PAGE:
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Research released this week by ThinkTV claimed “people working for advertising agencies are out of touch, childless, share-housing, farmers’ market-loving, workaholic gym junkies, who overestimate the impact of social media and the internet on normal Australians.”

Me thinks it’s a pretty accurate persona, to use the modern vernacular.

Of course, the consequence of the frame of reference from which agency types view the world, is how it influences their creative and media decisions in quite biased and dangerous ways.

I was on the end of this type of thinking when talking with a marketer in charge of selling “enterprise solutions” for a telco. In layman’s terms this means she flogs large phone systems to big companies through consultative selling. The reason she was asking my advice was the fact her sales were tanking and she couldn’t get leads from her digital marketing in LinkedIn and banner ads on other sites. True dear reader.

I was showing her some interactive 3D mail examples from US telcos that worked really well to generate qualified leads, particularly when supported with telephone follow-up. She stared at me bug-eyed and said “mail and telephone for B2B marketing are just not on my radar, everything’s digital these days and the agency would never go for it“.

I was taken aback, because as she spoke, I saw something flapping outside her window.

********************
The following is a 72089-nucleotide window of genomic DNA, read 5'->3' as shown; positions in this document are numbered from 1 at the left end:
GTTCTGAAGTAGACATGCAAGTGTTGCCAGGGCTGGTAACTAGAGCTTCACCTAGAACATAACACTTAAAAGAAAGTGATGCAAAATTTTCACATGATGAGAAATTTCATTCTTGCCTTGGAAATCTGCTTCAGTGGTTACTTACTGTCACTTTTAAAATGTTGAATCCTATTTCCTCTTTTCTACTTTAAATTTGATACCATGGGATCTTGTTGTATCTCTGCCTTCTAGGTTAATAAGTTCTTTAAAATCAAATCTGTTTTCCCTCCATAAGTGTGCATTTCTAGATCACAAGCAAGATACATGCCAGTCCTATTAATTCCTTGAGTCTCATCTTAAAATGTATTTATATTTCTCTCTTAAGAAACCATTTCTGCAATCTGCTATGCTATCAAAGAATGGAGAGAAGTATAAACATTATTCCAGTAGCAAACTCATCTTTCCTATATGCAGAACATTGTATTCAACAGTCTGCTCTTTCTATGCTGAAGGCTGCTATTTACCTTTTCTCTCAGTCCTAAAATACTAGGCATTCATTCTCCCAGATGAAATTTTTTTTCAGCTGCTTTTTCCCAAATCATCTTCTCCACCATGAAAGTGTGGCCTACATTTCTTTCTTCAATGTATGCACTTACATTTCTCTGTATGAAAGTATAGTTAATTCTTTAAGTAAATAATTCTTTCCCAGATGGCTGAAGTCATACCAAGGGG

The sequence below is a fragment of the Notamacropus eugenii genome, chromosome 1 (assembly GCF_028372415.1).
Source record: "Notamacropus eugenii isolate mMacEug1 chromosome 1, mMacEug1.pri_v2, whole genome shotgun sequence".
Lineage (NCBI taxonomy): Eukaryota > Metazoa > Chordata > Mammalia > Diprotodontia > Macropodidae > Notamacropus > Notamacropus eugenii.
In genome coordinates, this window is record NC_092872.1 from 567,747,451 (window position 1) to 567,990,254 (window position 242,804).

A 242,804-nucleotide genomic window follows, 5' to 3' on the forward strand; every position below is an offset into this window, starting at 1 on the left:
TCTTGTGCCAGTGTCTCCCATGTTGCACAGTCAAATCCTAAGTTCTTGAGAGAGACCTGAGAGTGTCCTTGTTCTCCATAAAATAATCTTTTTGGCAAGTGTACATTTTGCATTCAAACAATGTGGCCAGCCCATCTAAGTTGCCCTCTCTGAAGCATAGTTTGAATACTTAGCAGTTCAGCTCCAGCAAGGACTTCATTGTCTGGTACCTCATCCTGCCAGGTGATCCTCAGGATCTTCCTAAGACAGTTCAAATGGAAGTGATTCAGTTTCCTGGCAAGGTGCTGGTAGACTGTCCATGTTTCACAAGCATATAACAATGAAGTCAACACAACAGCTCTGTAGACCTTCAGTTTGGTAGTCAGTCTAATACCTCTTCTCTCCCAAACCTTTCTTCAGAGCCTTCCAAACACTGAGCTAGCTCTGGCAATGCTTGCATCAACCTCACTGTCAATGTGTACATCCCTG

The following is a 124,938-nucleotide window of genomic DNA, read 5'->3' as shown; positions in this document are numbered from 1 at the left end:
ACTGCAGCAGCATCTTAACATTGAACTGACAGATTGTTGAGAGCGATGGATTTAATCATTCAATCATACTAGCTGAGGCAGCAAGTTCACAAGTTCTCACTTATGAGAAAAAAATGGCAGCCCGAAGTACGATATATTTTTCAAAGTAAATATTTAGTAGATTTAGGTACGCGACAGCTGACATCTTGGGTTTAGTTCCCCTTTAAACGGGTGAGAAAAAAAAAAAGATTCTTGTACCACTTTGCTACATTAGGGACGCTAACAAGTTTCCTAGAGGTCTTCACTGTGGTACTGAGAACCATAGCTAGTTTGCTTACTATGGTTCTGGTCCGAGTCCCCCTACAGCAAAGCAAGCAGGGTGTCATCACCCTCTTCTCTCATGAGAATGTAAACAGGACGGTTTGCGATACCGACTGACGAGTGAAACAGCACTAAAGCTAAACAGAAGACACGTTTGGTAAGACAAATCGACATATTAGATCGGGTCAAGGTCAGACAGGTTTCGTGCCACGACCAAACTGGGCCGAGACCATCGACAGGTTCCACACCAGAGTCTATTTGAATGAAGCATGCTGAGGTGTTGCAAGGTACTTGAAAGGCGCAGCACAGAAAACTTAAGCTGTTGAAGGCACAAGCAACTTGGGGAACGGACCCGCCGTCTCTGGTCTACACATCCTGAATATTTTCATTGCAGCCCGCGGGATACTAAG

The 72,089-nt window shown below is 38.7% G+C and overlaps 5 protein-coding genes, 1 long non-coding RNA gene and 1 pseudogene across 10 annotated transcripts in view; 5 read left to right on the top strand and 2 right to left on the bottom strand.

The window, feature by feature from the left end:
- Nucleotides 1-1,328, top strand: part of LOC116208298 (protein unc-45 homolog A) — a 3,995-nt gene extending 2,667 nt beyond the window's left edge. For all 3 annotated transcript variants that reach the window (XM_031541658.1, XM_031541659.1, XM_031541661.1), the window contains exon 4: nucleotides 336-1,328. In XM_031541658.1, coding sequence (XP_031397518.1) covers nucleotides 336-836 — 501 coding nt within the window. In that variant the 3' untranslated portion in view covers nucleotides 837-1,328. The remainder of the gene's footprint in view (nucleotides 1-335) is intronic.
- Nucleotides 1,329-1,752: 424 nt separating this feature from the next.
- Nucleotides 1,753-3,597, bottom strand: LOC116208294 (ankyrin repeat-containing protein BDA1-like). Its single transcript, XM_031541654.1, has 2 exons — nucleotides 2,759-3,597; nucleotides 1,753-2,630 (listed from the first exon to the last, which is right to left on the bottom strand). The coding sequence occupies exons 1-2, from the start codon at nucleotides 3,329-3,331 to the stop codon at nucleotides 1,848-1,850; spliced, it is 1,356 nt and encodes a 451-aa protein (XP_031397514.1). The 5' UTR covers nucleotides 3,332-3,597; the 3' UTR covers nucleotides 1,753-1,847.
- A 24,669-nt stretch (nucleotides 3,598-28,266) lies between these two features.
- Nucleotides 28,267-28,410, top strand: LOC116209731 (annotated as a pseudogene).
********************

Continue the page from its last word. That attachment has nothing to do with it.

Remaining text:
Everything’s just digital these days

The real problem with this advertising agency parallel universe is that it’s not new. The industry has lived in it for decades and not learned from its mistakes. I remember a survey in the 1980’s that demonstrated how out of touch the people who worked in advertising agencies really were.

One revelation was that agency people assumed everyone leased cars and bought their groceries on their fuel card in Shell Shops and 7/Eleven stores. Why go to Woolies?

I also had a marketing assistant at that time, who eventually became a partner in an ad agency (must have been the training). She lived in Sydney’s eastern suburbs and abjectly refused to travel west of George Street in the city. “the only time I go west is to get to the polo and then someone drives me“, she proudly exclaimed.

So here is the latest parallel universe of Adland – it goes part of the way to explaining the massive amounts of money being wasted in digital marketing channels.

The key is as follows – view the charts and weep:

  • Adland = Yellow
  • Adland’s estimate of public use = Dark blue
  • The public’s real use = Light blue

This article in yesterday’s press let the facts speak for themselves. For example, when asked to estimate how many people watch Netflix weekly, Adland said 80%. Yet apparently only 28% of “normal” people use Netflix weekly.

Gotta go now and do my weekly mentoring of young agency talent. Where’s my Tardis?